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Nanoparticles Enable Novel Loudspeaker Design

Loudspeakers using nanoparticles in place of permanent magnets may deliver better sound quality

2 min read
Nanoparticles Enable Novel Loudspeaker Design

While technological developments in personal computing always seem to be eagerly received, it seems that developments in our personal entertainment—like TVs and stereos—get us most excited.

Along these lines, there is now a completely new way to build loudspeakers thanks in large part to nanoparticles. Researchers at Sweden’s KTH Royal Institute of Technology have found a way to eliminate the need for a permanent magnet in stereo speakers by adding metallic nanoparticles to a speaker's membrane.

“This is, to our knowledge, the first reported magnetic speaker membrane,” said Richard Olsson, a KTH researcher, in a press release.

The design of the speaker, which is detailed in the journal of the Royal Society of Chemistry (“Cellulose nanofibers decorated with magnetic nanoparticles--synthesis, structure and use in magnetized high toughness membranes for a prototype loudspeaker”) employs cellulose nanofibers that have had ferrite nanoparticles dispersed evenly throughout the membrane.

The result is a speaker that does not need a permanent magnet to drive the membrane and yet produces a sound quality the researchers argue is as good as, if not better than, traditional speaker designs because of the even distribution of forces within the membrane.

In traditional speaker designs, a voice coil is wrapped around a permanent magnet. The voice coil drives the speaker cone’s movements, which produces the sounds that we hear.

In the speaker design resulting from this latest advance, there is still a voice coil but it is obviously not wrapped around a permanent magnet nor is it directly attached to the cone. Instead, sound is produced solely by the movement of air.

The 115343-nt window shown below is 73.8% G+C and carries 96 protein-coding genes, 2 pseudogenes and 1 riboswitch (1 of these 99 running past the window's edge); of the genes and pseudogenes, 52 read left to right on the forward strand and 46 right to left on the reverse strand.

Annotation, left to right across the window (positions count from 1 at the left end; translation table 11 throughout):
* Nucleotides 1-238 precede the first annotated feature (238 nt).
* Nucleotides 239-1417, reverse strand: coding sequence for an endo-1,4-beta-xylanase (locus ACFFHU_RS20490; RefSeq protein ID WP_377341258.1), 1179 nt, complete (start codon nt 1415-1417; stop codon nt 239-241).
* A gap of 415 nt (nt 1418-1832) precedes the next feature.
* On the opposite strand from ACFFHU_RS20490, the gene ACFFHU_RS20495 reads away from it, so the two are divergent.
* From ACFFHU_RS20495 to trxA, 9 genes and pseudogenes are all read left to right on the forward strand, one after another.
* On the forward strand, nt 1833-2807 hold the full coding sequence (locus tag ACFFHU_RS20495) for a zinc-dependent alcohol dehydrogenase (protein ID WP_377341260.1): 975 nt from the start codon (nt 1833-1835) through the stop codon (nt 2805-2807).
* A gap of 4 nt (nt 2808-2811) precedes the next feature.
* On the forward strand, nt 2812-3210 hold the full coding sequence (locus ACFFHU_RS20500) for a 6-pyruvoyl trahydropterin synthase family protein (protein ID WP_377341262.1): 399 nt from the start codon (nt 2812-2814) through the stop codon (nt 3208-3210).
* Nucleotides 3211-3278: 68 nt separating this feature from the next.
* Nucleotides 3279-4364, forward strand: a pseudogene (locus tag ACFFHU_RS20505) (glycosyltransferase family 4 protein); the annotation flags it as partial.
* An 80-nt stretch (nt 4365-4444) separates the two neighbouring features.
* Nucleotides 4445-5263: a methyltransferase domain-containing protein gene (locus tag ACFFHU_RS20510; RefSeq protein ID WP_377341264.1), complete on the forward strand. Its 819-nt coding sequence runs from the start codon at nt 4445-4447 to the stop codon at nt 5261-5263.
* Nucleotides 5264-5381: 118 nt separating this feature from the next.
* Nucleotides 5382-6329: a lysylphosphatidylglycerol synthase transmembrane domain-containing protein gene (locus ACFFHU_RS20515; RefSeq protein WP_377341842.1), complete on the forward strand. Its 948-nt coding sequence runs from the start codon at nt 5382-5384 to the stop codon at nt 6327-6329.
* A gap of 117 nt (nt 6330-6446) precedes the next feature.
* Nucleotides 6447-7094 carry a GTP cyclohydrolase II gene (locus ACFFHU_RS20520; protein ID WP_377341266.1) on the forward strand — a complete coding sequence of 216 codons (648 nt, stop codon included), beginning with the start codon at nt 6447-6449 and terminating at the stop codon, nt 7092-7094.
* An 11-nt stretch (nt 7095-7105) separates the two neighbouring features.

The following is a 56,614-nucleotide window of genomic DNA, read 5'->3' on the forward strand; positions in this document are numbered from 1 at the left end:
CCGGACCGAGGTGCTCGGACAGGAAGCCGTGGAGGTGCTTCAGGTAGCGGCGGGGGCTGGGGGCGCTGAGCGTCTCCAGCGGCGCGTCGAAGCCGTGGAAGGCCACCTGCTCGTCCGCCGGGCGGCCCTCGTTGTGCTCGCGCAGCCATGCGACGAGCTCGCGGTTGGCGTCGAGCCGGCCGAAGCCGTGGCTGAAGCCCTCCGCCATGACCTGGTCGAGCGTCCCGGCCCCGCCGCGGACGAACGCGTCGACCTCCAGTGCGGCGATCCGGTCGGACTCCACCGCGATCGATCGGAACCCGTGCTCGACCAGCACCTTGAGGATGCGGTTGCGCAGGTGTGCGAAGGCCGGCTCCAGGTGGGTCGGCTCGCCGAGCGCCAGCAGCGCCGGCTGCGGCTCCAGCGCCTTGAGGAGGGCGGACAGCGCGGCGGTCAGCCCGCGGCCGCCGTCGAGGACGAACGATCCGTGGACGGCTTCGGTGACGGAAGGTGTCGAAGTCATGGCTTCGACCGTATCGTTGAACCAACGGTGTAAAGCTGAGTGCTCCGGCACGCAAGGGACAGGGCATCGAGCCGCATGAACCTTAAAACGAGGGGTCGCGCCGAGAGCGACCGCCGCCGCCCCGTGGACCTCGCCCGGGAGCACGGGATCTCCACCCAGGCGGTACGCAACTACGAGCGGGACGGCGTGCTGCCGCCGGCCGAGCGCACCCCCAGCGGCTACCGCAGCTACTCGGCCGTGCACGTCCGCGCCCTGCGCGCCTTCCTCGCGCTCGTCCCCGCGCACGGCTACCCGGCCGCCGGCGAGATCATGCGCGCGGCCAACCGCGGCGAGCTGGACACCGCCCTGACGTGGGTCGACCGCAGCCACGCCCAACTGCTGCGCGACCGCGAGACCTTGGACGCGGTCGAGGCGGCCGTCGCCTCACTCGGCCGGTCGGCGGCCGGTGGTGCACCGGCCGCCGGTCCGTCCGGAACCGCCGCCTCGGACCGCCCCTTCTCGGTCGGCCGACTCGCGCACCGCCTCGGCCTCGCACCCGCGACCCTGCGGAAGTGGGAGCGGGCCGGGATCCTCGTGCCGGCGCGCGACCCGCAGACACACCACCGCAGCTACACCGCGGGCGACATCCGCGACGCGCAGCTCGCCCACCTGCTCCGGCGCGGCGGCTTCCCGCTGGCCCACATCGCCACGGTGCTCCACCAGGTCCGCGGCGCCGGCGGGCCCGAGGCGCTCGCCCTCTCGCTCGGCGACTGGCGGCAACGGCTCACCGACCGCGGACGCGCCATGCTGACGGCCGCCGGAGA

This isn't the first time that nanotechnology has been offered as a possible solution to loudspeaker design.  Five years ago, researchers in China demonstrated how carbon nanotubes could be used to create a transparent loudspeaker film. I have not heard whether anything ultimately ever came of that research.

But if KTH's new speaker technology doesn’t get off the ground, the researchers believe that it has alternative applications in sound cancellation and in one of our other favorite technologies: the automobile.

“We want to look at applications for the material that are driven by magnetic fields. It may, for example, be a form of active damping for cars and trains,” says Olsson in the press release.

Photo: Richard Anderssson

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Digging Into the New QD-OLED TVs

Formerly rival technologies have come together in Samsung displays

5 min read
Television screen displaying closeup of crystals

Sony's A95K televisions incorporate Samsung's new QD-OLED display technology.

Sony
Blue
Televisions and computer monitors with QD-OLED displays are now on store shelves. The image quality is—as expected—impressive, with amazing black levels, wide viewing angles, a broad color gamut, and high brightness. The products include:

All these products use display panels manufactured by Samsung but have their own unique display assembly, operating system, and electronics.

I took apart a 55-inch Samsung S95B to learn just how these new displays are put together (destroying it in the process). I found an extremely thin OLED backplane that generates blue light with an equally thin QD color-converting structure that completes the optical stack. I used a UV light source, a microscope, and a spectrometer to learn a lot about how these displays work.

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